"According to the U.S. Department of Labor's Bureau of Labor Statistics, 40% of the HVACR industry is eligible to retire in the next decade," says Howard Weiss, marketing director for the ESCO Group, the HVACR industry's oldest and largest accrediting body, and producers of the Annual HVACR Educators and Trainers Conference.

"During this same period of time, the HVACR service industry is set to grow between 18 to 26%," Weiss says. "The HVACR industry is looking to recruit and train 66% of its current workforce in the next decade."

The good news is, HVACR is getting more attention as a worthwhile, stable, and good-paying career. The December, 2010 edition of US News &World Report included HVACR technicians among the 50 best jobs for 2011.

Industry associations are doing their part. The Mechanical Service Contractors of America (MSCA) and North American Technician Excellence (NATE) have new or existing programs that will help promote the value of trained technicians to homeowners and businesses. The Mechanical Service Contractors of America (MSCA) has initiated Five STAR Careers, an ambitious undertaking. It's main feature is FiveStarCareers.com, which provides information to parents and educators about the benefits of a career in HVACR. It includes the facts that an HVACR technician is a skilled worker who must be qualified to learn, service, and install complicated systems, and have good communications skills.

NATE has launched a new homeowner awareness campaign that, while not exactly designed as a recuriting message, nonetheless champions the talents of NATE-certified technicians, and shows how HVAC professionals contribute to society (see p. 10).

"The earnings, the growth opportunity, the fact that you don't have to work out of service truck forever if you don't want to—and that you can even go into teaching. This is the kind of information we're trying to get the schools to distribute," Weiss says. "This industry is growing, and these jobs can't be sent overseas."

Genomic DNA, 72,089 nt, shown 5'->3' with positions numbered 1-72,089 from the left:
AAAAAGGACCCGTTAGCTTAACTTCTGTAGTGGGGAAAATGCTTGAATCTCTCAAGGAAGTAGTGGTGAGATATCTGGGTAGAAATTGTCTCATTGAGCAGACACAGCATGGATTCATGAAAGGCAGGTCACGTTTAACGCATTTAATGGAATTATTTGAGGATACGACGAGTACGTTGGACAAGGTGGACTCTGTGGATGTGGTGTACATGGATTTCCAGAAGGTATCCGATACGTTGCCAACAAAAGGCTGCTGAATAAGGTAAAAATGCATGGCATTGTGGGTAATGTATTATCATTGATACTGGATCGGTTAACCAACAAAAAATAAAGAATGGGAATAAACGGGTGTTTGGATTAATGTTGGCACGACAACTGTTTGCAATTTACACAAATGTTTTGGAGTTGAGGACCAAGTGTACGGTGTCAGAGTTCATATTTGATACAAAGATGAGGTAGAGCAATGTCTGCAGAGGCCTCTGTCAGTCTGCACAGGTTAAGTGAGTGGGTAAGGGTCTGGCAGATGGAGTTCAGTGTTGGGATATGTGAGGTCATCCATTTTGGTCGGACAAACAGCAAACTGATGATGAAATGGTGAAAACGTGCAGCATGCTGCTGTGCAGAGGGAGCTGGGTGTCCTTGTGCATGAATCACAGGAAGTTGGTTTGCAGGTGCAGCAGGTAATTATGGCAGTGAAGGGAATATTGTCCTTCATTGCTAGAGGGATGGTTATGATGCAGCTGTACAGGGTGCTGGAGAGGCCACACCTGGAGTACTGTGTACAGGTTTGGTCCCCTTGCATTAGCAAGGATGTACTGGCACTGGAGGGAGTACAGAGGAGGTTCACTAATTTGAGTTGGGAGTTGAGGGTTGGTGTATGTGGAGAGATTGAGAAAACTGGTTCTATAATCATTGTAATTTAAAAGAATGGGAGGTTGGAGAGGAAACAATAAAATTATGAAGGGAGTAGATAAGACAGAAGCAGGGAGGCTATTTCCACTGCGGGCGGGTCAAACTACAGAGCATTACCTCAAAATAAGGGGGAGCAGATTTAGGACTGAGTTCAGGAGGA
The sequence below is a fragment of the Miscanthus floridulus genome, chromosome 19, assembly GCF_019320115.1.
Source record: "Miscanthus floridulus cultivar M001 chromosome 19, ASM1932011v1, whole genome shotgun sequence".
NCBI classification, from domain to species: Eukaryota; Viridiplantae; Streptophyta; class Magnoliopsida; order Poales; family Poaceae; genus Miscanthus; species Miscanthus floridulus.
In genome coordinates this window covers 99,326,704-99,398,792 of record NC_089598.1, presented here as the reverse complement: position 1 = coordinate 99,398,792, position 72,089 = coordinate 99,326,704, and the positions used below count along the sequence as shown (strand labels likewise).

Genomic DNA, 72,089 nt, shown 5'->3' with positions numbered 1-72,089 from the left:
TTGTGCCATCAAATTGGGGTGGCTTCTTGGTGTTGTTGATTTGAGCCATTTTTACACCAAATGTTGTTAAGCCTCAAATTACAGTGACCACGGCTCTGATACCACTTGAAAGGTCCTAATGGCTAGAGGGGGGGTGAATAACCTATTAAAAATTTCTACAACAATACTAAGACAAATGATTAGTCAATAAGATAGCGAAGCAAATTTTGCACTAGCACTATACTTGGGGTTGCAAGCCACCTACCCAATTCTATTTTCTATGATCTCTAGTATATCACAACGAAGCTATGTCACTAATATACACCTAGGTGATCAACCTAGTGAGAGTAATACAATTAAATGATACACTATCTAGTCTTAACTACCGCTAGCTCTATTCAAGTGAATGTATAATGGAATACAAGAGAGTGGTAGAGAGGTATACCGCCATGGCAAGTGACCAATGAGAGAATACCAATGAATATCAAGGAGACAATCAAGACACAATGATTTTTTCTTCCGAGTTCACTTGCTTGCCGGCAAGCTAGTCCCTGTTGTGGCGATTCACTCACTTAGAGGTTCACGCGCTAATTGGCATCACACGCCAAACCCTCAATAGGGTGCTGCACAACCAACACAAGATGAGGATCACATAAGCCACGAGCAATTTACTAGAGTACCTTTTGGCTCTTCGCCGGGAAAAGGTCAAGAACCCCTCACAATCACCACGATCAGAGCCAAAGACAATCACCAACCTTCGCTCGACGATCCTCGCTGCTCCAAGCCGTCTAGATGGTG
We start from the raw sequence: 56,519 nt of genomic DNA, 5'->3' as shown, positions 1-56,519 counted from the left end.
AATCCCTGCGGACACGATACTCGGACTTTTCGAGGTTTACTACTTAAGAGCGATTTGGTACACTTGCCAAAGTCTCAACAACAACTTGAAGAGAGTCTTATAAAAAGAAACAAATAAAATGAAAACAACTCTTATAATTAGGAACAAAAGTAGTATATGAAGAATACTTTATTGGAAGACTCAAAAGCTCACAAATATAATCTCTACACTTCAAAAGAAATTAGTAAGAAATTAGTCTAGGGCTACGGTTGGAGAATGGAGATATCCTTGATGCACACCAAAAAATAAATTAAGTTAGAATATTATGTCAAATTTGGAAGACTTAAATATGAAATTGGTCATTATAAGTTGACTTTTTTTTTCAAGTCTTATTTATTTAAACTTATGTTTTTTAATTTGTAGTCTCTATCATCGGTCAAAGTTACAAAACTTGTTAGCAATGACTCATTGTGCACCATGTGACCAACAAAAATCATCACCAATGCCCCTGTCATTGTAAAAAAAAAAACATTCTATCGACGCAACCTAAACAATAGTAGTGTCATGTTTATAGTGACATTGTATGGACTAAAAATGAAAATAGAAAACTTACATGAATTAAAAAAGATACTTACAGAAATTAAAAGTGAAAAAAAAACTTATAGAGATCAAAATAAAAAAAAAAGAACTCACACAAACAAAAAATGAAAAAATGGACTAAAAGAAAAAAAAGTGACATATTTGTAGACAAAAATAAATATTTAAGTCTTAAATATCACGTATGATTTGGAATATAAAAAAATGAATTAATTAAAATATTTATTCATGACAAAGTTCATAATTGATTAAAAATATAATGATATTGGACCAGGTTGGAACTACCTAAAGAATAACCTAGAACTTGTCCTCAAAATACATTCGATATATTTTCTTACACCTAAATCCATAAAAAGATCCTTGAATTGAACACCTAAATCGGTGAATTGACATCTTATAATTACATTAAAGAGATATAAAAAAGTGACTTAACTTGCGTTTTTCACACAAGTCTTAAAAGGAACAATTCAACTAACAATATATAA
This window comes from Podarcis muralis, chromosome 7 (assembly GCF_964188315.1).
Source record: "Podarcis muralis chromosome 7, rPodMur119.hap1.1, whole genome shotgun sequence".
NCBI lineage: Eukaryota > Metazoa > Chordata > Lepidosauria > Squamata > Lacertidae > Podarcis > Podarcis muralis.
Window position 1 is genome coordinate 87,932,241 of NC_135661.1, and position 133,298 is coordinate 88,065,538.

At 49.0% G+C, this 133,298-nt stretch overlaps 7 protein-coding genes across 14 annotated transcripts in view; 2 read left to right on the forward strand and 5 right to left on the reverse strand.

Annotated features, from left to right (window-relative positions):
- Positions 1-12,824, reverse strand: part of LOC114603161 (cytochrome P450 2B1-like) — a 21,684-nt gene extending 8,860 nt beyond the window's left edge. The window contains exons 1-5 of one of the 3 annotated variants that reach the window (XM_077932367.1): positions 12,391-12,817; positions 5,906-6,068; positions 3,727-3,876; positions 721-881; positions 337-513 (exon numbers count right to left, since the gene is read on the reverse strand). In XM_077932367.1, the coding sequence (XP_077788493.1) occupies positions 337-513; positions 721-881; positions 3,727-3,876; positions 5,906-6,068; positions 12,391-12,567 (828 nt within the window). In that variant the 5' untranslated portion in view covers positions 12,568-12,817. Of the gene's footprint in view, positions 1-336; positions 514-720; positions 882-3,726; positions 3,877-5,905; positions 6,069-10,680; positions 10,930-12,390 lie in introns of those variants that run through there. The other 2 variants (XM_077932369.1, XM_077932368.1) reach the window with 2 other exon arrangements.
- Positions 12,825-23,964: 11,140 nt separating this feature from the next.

Still, more work needs to be done, and Weiss says it will take more communication, starting yesterday.

"Every contractor should be walking into a school to talk about recruitment, armed with as much information as possible about these potentially $40,000 to $50,000 jobs that can't be sent overseas. We, as an industry, need to be out there talking about the great opportunities," he says.

John Hamilton, with the Testing, Adjusting, and Balancing Bureau (TABB) is a director of the National Energy Management Institute (NEMI), Alexandria, VA. TABB, and the International Certification Board (ICB), provide certified professionals for the HVAC industry.

"How do we spark interest in HVAC? It starts when you say, 'Not everyone goes to college.' That's what makes our program a winner," Hamilton says.

"The Sheet Metal Workers International Association (SMWIA) apprenticeship program has earned an accreditation through the International Training Institute (ITI) in Washington, D.C. They can earn a college degree in HVAC Environmental Sciences through the program. Now, SMWIA can tell high school students, and the parents who say, 'my son or daughter is going to college,' that not only can they earn a college degree, they will earn money while they learn, and owe nothing when they're done. That gets more people involved in HVAC and sheet metal."

Show Industry's Variety, to Raise Interest
Douglas Zentz, associate professor and program coordinator, Ferris State University, College of Engineering and Technology, Big Rapids, MI, says the challenge in filling the HVACR labor pool is impeded by poor student aptitude. As president-elect of the Michigan Chapter of American Society of Heating, Refrigeration, and Air-Conditioning Engineers (ASHRAE), Zentz is someone who knows talent when he sees it.